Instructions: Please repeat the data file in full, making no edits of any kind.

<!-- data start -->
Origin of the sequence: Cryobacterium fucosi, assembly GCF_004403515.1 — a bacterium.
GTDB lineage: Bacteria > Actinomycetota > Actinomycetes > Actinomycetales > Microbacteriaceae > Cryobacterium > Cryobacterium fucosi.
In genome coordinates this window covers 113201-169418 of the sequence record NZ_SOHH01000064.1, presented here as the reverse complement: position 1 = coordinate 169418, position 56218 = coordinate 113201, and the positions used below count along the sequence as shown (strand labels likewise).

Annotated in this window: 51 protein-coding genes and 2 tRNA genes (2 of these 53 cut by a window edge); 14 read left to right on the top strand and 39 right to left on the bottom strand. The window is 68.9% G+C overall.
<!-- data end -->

Origin of the sequence: Cryobacterium fucosi, assembly GCF_004403515.1 — a bacterium.
GTDB lineage: Bacteria > Actinomycetota > Actinomycetes > Actinomycetales > Microbacteriaceae > Cryobacterium > Cryobacterium fucosi.
In genome coordinates this window covers 113201-169418 of the sequence record NZ_SOHH01000064.1, presented here as the reverse complement: position 1 = coordinate 169418, position 56218 = coordinate 113201, and the positions used below count along the sequence as shown (strand labels likewise).

Annotated in this window: 51 protein-coding genes and 2 tRNA genes (2 of these 53 cut by a window edge); 14 read left to right on the top strand and 39 right to left on the bottom strand. The window is 68.9% G+C overall.